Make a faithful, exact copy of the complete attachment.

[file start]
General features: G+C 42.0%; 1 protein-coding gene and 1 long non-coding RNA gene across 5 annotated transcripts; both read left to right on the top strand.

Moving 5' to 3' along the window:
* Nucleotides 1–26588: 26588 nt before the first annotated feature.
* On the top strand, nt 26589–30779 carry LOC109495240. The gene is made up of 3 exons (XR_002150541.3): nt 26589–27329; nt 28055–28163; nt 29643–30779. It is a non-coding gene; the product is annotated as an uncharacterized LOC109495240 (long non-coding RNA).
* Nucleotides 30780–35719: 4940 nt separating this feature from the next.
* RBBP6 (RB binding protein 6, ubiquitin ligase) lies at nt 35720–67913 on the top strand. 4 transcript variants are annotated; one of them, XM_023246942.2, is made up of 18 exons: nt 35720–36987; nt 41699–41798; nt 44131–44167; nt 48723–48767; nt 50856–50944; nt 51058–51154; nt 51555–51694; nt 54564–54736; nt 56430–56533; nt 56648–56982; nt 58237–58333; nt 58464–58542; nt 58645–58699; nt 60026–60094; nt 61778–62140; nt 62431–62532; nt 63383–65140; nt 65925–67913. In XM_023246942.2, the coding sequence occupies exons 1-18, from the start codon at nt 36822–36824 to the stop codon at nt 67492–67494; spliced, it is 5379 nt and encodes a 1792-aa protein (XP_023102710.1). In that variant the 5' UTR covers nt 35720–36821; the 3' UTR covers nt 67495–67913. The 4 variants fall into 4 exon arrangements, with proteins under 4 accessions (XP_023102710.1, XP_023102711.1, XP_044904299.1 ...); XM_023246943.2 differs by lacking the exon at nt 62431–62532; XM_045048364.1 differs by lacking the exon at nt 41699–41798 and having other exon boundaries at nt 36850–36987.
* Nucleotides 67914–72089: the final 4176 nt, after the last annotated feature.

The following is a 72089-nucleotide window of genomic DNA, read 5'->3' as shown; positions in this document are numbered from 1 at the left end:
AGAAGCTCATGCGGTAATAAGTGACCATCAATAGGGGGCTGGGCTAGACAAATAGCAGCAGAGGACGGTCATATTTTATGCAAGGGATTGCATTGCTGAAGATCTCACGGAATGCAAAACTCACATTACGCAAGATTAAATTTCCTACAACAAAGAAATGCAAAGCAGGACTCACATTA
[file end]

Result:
General features: G+C 42.0%; 1 protein-coding gene and 1 long non-coding RNA gene across 5 annotated transcripts; both read left to right on the top strand.

Moving 5' to 3' along the window:
* Nucleotides 1–26588: 26588 nt before the first annotated feature.
* On the top strand, nt 26589–30779 carry LOC109495240. The gene is made up of 3 exons (XR_002150541.3): nt 26589–27329; nt 28055–28163; nt 29643–30779. It is a non-coding gene; the product is annotated as an uncharacterized LOC109495240 (long non-coding RNA).
* Nucleotides 30780–35719: 4940 nt separating this feature from the next.
* RBBP6 (RB binding protein 6, ubiquitin ligase) lies at nt 35720–67913 on the top strand. 4 transcript variants are annotated; one of them, XM_023246942.2, is made up of 18 exons: nt 35720–36987; nt 41699–41798; nt 44131–44167; nt 48723–48767; nt 50856–50944; nt 51058–51154; nt 51555–51694; nt 54564–54736; nt 56430–56533; nt 56648–56982; nt 58237–58333; nt 58464–58542; nt 58645–58699; nt 60026–60094; nt 61778–62140; nt 62431–62532; nt 63383–65140; nt 65925–67913. In XM_023246942.2, the coding sequence occupies exons 1-18, from the start codon at nt 36822–36824 to the stop codon at nt 67492–67494; spliced, it is 5379 nt and encodes a 1792-aa protein (XP_023102710.1). In that variant the 5' UTR covers nt 35720–36821; the 3' UTR covers nt 67495–67913. The 4 variants fall into 4 exon arrangements, with proteins under 4 accessions (XP_023102710.1, XP_023102711.1, XP_044904299.1 ...); XM_023246943.2 differs by lacking the exon at nt 62431–62532; XM_045048364.1 differs by lacking the exon at nt 41699–41798 and having other exon boundaries at nt 36850–36987.
* Nucleotides 67914–72089: the final 4176 nt, after the last annotated feature.

The following is a 72089-nucleotide window of genomic DNA, read 5'->3' as shown; positions in this document are numbered from 1 at the left end:
AGAAGCTCATGCGGTAATAAGTGACCATCAATAGGGGGCTGGGCTAGACAAATAGCAGCAGAGGACGGTCATATTTTATGCAAGGGATTGCATTGCTGAAGATCTCACGGAATGCAAAACTCACATTACGCAAGATTAAATTTCCTACAACAAAGAAATGCAAAGCAGGACTCACATTA